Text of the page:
First Looks: Apple Watch Series 9

Now there’s no denying that every year Apple launches a new watch and it’s pretty much given that this year’s Apple Watch Series 9 is almost the same version as the previous year’s, with a few tweaks thrown into the mix.

There might be those who change phones every year, but only a small handful opt to do the same for a digital watch, unless you count last year’s Apple Watch Ultra, which redefined the watch experience for a select group of athletes looking for a more powerful tracking device to suit their more aggressive needs.

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Apple Watch Series 9

Last year’s Apple Watch Series 8 added a new temperature sensor, more precise accelerometers and gyroscopes, such that the device can now be used to detect if a user has been part of a car crash, and prompt a signal to a contact. Design-wise, little has changed or looks to change as you get this square-looking watch face that has been a signature of the Apple Watch Series since it was first launched in 2015. Over the years, there might have been a few improvements in making the bezel slimmer, which provides a slightly bigger screen that users still have the option of two primary sizes, currently in 40mm and 44mm.

With the Watch 9, the looks and feel have remained, but everything is now powered by a new S9 SiP (System in Package) integrated processor. The difference here against the annual new S variant chip announced with every Apple Watch series before, is that the last major chip upgrade was with the Apple Watch Series 6, which powered the new sensor that monitored blood oxygen levels on users.

The S9 is now capable of on-device processing, which will be a boon for those who depend so much on Siri. Apple users would realize that any request submitted through Siri via the watch takes a little longer to process, compared to if the same request was placed on an iPhone or iPad. This has to do with the way the data is processed via the cloud, before it’s sent to your watch. Now, requests can be processed on the watch itself, providing a faster response. 

Another useful feature is for those who have ever misplaced their phone, compared to their Apple Watch that is attached to your wrist. Now, you can use the Watch to locate your connected phone, and your watch will ping when you get closer, and even provide a directional compass to steer you in the right direction until you are right on top of your iPhone. 

If you’ve used an Apple AirTag to track your misplaced keys, luggage, or handbag, the experience is not entirely new, except that instead of using your phone as the primary locator device, you’re now using your watch. This precision and use might appeal to a small group of users, but it’s great to see this connectivity feature between two devices so that you’re never frantically searching for your phone just as you’re about to leave the house.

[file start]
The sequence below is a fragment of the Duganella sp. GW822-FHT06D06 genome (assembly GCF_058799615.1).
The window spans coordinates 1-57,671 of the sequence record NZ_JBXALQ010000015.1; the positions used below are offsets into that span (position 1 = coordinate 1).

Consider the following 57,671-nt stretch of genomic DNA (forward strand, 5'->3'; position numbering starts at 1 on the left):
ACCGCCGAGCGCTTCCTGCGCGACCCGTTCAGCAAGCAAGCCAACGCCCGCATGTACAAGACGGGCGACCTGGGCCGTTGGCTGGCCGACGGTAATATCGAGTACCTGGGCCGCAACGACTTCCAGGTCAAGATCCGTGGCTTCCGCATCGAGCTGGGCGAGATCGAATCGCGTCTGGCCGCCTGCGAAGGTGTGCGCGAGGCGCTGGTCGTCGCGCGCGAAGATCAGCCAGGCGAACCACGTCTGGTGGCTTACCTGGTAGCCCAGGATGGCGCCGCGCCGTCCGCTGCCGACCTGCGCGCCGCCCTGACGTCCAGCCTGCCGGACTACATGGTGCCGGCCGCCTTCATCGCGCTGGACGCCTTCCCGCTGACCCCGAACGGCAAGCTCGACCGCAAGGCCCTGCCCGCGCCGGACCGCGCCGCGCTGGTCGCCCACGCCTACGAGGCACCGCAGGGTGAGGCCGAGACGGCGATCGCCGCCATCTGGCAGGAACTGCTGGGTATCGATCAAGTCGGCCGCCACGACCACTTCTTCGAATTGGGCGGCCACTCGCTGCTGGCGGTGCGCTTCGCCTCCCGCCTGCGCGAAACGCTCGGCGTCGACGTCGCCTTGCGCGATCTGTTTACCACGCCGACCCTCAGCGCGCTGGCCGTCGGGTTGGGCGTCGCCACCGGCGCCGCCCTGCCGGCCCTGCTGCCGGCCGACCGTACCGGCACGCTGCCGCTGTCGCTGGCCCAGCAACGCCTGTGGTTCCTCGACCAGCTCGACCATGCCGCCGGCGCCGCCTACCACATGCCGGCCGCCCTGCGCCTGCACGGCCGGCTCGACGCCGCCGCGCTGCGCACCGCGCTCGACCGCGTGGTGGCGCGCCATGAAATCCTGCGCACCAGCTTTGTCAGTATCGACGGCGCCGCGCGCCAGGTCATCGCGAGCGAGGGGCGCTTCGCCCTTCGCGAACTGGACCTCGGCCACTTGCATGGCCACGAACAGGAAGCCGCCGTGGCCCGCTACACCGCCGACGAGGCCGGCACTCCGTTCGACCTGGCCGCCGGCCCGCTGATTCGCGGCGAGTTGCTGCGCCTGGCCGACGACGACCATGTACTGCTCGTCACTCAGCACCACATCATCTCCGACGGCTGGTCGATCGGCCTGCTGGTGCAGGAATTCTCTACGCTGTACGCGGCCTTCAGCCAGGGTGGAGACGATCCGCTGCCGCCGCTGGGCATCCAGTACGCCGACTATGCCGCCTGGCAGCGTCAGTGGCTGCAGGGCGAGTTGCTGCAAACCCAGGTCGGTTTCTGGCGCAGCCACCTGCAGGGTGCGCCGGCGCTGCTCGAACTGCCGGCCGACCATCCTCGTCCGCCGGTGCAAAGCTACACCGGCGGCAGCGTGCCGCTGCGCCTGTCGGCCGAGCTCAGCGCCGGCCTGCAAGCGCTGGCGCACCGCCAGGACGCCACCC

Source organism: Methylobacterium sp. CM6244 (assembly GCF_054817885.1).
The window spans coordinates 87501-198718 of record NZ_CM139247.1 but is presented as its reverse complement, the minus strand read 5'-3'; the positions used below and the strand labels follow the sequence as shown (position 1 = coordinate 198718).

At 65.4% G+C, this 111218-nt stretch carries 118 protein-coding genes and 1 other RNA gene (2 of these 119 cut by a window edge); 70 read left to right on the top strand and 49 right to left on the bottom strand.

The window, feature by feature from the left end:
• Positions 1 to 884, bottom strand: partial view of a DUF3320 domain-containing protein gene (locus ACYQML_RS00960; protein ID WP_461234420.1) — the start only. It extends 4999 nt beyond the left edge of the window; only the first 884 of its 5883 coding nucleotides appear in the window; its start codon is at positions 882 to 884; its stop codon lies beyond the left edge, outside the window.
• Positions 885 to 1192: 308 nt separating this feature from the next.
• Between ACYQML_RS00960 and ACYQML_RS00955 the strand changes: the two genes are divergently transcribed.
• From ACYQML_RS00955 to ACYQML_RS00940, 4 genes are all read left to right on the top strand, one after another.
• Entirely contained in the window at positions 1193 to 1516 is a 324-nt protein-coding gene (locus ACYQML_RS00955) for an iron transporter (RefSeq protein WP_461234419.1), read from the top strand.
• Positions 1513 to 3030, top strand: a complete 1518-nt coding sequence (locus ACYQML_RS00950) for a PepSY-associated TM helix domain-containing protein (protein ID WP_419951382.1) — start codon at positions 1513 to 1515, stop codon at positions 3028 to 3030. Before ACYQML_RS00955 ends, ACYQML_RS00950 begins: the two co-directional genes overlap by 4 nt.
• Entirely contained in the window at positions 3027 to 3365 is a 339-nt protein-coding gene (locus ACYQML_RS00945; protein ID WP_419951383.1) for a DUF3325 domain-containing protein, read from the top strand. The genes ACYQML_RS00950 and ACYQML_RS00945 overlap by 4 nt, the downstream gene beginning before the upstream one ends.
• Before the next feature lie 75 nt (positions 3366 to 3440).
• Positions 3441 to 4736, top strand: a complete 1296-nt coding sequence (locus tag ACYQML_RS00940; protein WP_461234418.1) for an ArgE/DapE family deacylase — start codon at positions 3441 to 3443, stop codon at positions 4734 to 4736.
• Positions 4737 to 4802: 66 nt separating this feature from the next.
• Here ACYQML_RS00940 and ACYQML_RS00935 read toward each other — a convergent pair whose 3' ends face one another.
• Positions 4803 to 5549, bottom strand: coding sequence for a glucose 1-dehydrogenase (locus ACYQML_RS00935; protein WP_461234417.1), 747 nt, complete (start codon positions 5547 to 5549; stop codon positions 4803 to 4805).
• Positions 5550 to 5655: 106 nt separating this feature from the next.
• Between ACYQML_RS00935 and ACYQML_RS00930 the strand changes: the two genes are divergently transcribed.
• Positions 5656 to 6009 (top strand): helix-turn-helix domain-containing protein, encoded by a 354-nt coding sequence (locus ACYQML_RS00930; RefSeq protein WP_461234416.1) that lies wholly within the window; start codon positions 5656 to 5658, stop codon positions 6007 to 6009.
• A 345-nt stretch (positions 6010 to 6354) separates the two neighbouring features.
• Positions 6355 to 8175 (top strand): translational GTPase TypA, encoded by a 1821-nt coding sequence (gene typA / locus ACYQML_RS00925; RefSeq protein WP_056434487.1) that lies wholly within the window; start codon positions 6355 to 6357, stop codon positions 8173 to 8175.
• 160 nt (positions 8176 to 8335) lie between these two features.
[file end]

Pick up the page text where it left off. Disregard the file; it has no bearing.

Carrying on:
The most impressive feature, which to be fair, is not available until an update in October, is Double Tap, which will change the way you interact with your Watch 9, as you can now interact with it, without even touching the screen.

Apple Watch Series 9

After strapping your watch on the wrist of choice, simply tap your index finger and thumb by tapping both together twice quickly, to interface with your watch.

Say you’re driving and there’s an incoming call. Instead of tapping your watch screen to answer it, double-tap both fingers to answer the call. The action of double-tapping is incredibly simple yet effective. Maybe you set a timer to cook, and when it rings, double tap to silence the alarm. Doing a workout and you don’t want to even pause to shut off the timer? Double tap. 

Now Apple says that you should do this with your index finger and your thumb, but using the middle finger and thumb combo works as well.

It’s quite amazing how intuitive it almost feels. If someone texts you and you don’t want to type a reply, double tap to turn on voice memo and you can send a voice message as a response. 

Double Tap is unique to the Watch Series 9 and Watch Ultra 2 because of the S9 SiP chip, which detects movements of the wrist and changes in blood flow when you move your fingers to tap twice. 

Apple Watch Series 9

Another boost is with the brighter screen, of 2,000 nits, doubling that of the Watch 8, while still offering the same 18 to 36-hour battery life, depending on individual use case scenarios. You’ll find water resistance feature of up to 50 meters, the standard optical heart rate, and EKG sensors, which have been working fine for the past few generations of watches.

And for those who love pink, that’s the new shade available for those who want to bring out the Barbie in us.